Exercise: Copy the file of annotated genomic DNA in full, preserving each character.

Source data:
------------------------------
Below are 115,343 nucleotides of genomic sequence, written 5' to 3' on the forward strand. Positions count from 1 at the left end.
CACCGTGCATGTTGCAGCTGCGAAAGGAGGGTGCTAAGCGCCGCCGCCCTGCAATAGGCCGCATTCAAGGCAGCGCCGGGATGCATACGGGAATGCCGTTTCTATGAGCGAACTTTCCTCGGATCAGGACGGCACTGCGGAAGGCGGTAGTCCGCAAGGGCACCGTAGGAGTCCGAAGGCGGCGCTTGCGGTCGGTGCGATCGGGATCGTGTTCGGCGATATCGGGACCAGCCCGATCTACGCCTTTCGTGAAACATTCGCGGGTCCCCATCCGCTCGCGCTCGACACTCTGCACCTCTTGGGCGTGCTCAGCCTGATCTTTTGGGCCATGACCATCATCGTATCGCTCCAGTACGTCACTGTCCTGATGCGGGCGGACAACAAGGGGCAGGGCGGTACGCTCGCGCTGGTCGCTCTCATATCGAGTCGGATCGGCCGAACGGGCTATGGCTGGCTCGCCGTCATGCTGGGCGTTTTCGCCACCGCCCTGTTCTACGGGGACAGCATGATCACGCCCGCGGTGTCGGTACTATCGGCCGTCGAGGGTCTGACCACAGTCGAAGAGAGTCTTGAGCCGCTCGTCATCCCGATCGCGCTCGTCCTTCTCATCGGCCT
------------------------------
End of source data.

Below are 115,343 nucleotides of genomic sequence, written 5' to 3' on the forward strand. Positions count from 1 at the left end.
CACCGTGCATGTTGCAGCTGCGAAAGGAGGGTGCTAAGCGCCGCCGCCCTGCAATAGGCCGCATTCAAGGCAGCGCCGGGATGCATACGGGAATGCCGTTTCTATGAGCGAACTTTCCTCGGATCAGGACGGCACTGCGGAAGGCGGTAGTCCGCAAGGGCACCGTAGGAGTCCGAAGGCGGCGCTTGCGGTCGGTGCGATCGGGATCGTGTTCGGCGATATCGGGACCAGCCCGATCTACGCCTTTCGTGAAACATTCGCGGGTCCCCATCCGCTCGCGCTCGACACTCTGCACCTCTTGGGCGTGCTCAGCCTGATCTTTTGGGCCATGACCATCATCGTATCGCTCCAGTACGTCACTGTCCTGATGCGGGCGGACAACAAGGGGCAGGGCGGTACGCTCGCGCTGGTCGCTCTCATATCGAGTCGGATCGGCCGAACGGGCTATGGCTGGCTCGCCGTCATGCTGGGCGTTTTCGCCACCGCCCTGTTCTACGGGGACAGCATGATCACGCCCGCGGTGTCGGTACTATCGGCCGTCGAGGGTCTGACCACAGTCGAAGAGAGTCTTGAGCCGCTCGTCATCCCGATCGCGCTCGTCCTTCTCATCGGCCT